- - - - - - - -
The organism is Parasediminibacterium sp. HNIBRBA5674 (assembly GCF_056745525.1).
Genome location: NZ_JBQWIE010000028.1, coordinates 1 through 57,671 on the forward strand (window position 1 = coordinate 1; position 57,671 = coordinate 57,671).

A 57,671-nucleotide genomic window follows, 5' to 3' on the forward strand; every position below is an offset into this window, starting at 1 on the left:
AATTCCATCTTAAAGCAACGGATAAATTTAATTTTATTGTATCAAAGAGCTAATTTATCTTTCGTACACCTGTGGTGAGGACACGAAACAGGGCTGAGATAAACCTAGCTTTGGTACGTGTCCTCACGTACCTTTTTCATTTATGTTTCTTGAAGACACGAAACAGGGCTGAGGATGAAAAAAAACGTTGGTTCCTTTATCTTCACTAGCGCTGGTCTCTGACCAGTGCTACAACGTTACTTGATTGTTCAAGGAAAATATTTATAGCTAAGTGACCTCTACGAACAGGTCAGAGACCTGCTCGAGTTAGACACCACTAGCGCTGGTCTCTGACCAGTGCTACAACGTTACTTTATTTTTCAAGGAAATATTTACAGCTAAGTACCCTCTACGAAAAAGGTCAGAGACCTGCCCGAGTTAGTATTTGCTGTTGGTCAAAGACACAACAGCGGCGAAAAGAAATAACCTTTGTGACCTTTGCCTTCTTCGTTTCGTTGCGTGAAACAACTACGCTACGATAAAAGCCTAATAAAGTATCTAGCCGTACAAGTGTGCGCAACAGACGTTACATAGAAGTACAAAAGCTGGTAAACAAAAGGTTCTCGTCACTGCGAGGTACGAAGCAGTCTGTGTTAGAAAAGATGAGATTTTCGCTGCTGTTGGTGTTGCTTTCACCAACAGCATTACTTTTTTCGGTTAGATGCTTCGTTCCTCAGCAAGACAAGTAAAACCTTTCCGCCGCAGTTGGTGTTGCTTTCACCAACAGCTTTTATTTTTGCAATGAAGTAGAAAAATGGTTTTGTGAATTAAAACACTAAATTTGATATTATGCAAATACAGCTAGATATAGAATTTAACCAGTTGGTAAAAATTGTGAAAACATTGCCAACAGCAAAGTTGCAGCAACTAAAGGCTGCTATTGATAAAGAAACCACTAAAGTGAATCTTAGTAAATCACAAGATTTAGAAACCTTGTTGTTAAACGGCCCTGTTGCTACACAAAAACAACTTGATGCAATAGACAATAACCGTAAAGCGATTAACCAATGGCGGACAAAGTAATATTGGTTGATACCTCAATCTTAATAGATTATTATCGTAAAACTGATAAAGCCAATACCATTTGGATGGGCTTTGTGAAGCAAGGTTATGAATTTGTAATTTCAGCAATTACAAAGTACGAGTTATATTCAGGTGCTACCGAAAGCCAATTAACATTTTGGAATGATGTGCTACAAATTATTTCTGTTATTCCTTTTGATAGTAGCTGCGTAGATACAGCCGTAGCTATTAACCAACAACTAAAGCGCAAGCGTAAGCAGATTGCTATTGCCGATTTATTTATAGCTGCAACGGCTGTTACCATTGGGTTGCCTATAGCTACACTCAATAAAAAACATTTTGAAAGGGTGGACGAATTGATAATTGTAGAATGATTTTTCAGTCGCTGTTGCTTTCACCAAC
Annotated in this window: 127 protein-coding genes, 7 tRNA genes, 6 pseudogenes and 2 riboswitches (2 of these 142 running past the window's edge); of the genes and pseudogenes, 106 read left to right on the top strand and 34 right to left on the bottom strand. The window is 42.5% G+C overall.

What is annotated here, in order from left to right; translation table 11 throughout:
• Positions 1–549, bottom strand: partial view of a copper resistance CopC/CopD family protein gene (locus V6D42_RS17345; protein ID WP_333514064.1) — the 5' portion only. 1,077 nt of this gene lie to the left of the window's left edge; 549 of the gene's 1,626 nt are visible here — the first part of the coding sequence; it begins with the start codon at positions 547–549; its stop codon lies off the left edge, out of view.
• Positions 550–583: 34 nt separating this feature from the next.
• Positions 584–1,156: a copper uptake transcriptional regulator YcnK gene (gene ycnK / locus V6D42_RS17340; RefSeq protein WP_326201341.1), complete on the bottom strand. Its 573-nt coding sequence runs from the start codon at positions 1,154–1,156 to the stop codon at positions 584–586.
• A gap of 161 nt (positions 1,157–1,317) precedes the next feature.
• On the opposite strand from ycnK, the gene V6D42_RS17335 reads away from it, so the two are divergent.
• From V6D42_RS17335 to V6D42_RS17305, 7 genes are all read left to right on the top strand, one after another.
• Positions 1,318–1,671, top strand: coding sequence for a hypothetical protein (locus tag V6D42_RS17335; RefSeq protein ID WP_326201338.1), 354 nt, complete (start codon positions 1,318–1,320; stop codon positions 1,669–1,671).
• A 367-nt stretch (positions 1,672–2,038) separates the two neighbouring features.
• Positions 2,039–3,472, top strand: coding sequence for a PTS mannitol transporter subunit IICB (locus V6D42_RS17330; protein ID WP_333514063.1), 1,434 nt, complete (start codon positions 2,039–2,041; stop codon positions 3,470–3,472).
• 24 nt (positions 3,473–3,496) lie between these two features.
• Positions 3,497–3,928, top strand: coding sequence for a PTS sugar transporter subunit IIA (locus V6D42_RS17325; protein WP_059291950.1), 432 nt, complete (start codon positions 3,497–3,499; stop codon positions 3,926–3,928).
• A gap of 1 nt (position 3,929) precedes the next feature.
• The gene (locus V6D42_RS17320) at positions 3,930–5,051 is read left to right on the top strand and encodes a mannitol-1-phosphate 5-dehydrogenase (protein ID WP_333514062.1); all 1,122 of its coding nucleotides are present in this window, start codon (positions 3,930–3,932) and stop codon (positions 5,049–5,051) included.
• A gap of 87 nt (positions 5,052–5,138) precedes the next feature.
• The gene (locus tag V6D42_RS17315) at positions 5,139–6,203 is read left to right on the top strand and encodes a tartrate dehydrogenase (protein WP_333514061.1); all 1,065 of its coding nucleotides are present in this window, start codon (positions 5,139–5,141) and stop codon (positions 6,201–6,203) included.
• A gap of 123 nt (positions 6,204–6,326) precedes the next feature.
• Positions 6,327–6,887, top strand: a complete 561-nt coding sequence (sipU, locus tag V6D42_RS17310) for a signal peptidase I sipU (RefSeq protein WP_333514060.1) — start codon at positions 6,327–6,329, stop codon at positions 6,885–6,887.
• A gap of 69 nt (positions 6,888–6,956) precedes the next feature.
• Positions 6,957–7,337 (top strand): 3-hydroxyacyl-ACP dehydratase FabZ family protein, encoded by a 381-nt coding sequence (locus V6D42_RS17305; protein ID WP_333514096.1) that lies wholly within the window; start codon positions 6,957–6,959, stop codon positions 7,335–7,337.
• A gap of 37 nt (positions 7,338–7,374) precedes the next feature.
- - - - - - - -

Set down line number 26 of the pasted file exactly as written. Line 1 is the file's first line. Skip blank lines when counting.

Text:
• A gap of 37 nt (positions 7,338–7,374) precedes the next feature.